It was arguably one of the more misleading numbers of the 2012 Bears season. But it now may be leading the Bears somewhere important, somewhere they have rarely been with Jay Cutler as their quarterback.
Cutler led the NFL in fourth-quarter passing last season with a rating of 114.7 – ahead of Aaron Rodgers, Peyton Manning, Joe Flacco, Russell Wilson, Colin Kaepernick, Tom Brady, Matt Ryan and Andy Dalton. The difference was that their teams were in the playoffs and Cutler’s was not.
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The Cutler number was suspect because the Bears led the likes of Jacksonville, Tennessee, St. Louis and other also-rans comfortably in fourth quarters when defenses knew the Bears were running the football. Indeed, Cutler had fewer fourth-quarter attempts than all of the other Top 15 fourth-quarter passers with the exception of Kaepernick.
More significantly, Cutler was not bringing the Bears back with his apparent late-game excellence. The Bears were 5-22 when trailing after three quarters through Cutler’s first four Bears seasons.
Now they are 6-22, with a fourth-quarter comeback against one of the better defenses in the NFL behind Cutler posting a passer rating of 116.7 against the Cincinnati Bengals. That figure includes an interception, the biggest statistical drag in the formula for passer rating.
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Tight end Martellus Bennett played last season with Eli Manning, whose fourth-quarter play is regularly among the NFL’s best. Manning had eight fourth-quarter comebacks/game-winning drives in the New York Giants’ 2011 Super Bowl season, six in the 2007 Super Bowl season and three even last season for a relative “down” year for him. That still represented more fourth-quarter comebacks than Cutler had the previous two seasons combine.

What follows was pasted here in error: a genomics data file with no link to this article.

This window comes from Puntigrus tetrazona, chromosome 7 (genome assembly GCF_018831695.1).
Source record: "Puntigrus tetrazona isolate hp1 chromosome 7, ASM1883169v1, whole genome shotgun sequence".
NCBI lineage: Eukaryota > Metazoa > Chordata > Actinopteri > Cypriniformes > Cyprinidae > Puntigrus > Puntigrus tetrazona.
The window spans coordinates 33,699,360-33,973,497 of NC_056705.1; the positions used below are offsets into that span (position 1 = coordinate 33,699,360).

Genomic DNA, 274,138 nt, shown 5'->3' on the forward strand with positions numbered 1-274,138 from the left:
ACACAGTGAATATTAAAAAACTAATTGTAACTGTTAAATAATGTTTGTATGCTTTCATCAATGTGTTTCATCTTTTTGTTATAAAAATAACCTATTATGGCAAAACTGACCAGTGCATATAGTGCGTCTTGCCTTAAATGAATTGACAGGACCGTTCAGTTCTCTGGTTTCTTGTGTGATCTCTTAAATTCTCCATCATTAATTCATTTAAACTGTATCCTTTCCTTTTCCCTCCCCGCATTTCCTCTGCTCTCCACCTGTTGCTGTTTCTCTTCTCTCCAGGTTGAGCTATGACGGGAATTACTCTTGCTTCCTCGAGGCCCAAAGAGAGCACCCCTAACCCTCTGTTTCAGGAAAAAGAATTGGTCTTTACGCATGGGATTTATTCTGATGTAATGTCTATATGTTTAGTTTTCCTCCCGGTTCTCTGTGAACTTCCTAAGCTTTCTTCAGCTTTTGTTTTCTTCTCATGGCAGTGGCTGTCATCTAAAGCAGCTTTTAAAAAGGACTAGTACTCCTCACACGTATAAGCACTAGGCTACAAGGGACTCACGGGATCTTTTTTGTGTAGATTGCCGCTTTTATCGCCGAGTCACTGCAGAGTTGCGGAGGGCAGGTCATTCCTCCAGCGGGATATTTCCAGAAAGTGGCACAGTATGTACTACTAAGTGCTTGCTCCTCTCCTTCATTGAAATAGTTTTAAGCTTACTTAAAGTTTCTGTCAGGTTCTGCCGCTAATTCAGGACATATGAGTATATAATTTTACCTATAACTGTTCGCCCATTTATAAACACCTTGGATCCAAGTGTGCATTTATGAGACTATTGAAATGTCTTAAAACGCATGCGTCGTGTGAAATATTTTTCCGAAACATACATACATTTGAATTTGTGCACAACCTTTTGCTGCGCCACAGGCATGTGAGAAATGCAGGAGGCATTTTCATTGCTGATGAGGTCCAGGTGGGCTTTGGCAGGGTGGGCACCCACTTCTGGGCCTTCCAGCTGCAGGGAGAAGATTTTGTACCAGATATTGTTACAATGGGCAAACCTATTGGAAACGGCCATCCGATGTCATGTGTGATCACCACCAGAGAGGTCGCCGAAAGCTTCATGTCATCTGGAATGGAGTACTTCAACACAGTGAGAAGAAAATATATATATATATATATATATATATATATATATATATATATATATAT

Bennett was impressed by what he saw last Sunday with Cutler performing with the game on the line.
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“The thing that Jay did where I see similarities with Eli, as far as personality, is that he was calm the whole time,” Bennett told CSNChicago.com. “He was telling us, ‘Hey, we got this,’ or ‘This is the situation, this is what we need,’ directing guys around, pointing out little things, like, ‘OK, we only need one yard on this play so make sure you get on your blocks and don’t hold.’
“He was going over all the things, knowing what we had to do, stepping up in the pocket, knowing we had to have completions.”
But it also was the type of completions. Bennett referenced a fourth-quarter pass to him where the potential was for yards after the catch with a more aggressive throw, but where Cutler intentionally threw safer to ensure picking up the first down.
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Little things were part of the Cutler quarter. Players noted that he kept the team in the huddle a little longer by design, for instance, so that he was able to have the ball snapped with two seconds remaining on the play clock “but guys weren’t having to sit their in their three-point stance any longer than really necessary,” Bennett said.
“Just directing and communicating, Jay was tuned in to the big picture.”